An introduction to the joint venture as a vehicle to conduct business in BC
A party considering entering into business with others should get comprehensive legal advice about the pros and cons of each available business structure.
One of the first and most important decisions that a person must make when kicking off a new commercial enterprise is to choose the kind of legal structure within which to operate. The choices in British Columbia are distinct mainly because of differences in taxation, personal liability, control and decision-making powers.
The main options include sole proprietorships, general or limited partnerships, and public or private corporations, but today we will look at the basic concepts involved in a joint venture. The joint venture is a business structure that is generally more informal than others. The arrangement is often perceived as temporary – created to accomplish a particular business goal or endeavor and then likely disband.
Joint venture agreement
Two or more people (or companies) form a joint venture when they execute an enforceable written (preferred), oral or implied contract to create together a commercial endeavor with each party contributing money, expertise, services or property. The co-venturers normally still hold title to property they allow the joint venture to use.
Co-venturers share profits as well as expenses according to their contract. Each participant handles their own taxes related to the venture and joint ventures do not file informational returns.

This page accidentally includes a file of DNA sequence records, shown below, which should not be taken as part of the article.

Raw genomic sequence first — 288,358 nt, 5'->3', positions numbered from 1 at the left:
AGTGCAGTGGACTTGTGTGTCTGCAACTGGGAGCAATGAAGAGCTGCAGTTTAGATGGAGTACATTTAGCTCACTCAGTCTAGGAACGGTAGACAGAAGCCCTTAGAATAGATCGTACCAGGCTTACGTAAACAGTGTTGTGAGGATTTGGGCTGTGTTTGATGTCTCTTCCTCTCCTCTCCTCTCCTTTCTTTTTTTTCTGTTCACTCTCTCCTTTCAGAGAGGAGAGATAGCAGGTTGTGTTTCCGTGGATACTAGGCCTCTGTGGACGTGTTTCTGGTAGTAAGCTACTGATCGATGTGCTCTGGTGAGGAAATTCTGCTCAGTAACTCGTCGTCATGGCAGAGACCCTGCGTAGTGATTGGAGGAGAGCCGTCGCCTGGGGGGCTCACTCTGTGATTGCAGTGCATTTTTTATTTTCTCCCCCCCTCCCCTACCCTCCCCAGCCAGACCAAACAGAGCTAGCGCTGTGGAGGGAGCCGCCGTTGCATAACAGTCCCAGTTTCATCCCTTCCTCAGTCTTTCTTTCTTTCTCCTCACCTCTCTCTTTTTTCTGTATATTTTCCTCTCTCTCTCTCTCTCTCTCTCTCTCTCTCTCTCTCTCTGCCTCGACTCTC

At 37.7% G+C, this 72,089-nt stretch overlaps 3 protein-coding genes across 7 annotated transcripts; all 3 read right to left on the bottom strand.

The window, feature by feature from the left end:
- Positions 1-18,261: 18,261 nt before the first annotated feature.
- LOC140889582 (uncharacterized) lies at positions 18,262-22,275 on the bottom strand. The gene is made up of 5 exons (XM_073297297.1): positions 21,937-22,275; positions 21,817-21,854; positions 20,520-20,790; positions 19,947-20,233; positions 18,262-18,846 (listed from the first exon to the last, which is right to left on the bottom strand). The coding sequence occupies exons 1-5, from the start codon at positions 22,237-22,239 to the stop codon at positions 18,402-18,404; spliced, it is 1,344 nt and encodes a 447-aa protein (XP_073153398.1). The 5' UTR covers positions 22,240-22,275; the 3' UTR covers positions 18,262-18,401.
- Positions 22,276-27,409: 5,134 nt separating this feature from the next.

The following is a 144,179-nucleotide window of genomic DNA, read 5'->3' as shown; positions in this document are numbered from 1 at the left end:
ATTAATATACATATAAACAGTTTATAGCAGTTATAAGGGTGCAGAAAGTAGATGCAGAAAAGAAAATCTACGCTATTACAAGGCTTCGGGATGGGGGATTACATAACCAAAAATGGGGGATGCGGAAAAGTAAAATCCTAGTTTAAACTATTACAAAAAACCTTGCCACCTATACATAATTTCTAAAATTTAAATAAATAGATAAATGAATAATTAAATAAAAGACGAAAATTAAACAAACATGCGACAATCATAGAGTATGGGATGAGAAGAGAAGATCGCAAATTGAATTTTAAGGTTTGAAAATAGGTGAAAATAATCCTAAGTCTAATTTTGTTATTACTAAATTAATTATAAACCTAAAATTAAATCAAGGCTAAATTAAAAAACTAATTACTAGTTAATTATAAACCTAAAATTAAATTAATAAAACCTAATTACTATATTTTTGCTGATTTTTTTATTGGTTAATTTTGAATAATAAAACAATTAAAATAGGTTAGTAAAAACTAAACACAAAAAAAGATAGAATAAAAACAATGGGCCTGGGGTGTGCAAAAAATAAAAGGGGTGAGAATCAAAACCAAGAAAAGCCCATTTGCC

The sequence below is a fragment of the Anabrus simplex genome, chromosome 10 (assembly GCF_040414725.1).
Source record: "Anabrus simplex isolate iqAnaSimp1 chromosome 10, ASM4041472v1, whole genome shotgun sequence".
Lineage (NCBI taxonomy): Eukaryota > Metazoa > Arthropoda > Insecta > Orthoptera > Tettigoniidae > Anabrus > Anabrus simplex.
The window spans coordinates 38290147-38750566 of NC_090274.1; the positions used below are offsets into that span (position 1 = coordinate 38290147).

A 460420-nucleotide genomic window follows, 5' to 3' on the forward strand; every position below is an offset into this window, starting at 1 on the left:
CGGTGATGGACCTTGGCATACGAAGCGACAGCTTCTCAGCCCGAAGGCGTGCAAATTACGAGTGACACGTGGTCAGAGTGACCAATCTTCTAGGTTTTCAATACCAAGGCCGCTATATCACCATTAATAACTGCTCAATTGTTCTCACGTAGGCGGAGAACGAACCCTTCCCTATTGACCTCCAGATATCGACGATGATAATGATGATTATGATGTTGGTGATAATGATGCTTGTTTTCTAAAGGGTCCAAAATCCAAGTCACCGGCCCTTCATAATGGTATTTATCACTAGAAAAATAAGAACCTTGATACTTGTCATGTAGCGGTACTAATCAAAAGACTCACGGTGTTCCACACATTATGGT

Canadian courts have emphasized that a joint venture cannot exist without a valid, binding contract between the venturers. The agreement should spell out with precision and detail all essential terms such as the purpose, timeline, resources each co-venturer will contribute, duties of each participant, division of profits and debt, and others.
In addition, there must be a “right of mutual control or management,” according to the British Columbia Supreme Court in Blue Line Hockey Acquisition Co. v. Orca Bay Hockey Ltd. Partnership.
Joint venturers should be compatible
According to the Business Development Bank of Canada (BDC), parties considering a joint venture should also consider whether they would be a good fit for working together toward the shared goal. Drafting a detailed agreement that spells out how the co-venturers will address problems as well as whether there will be a dispute resolution method for disagreements can help the joint venturers progress toward their goals without serious dissension.
The lawyers at Pryke Lambert Leathley Russell LLP, also known as PLLR Lawyers, in Richmond advise entrepreneurs and business owners in Greater Vancouver, the Lower Mainland, throughout British Columbia and across Canada about joint ventures. They also represent clients in the creation of joint ventures and other legal structures, including negotiating, drafting and reviewing joint venture and similar agreements.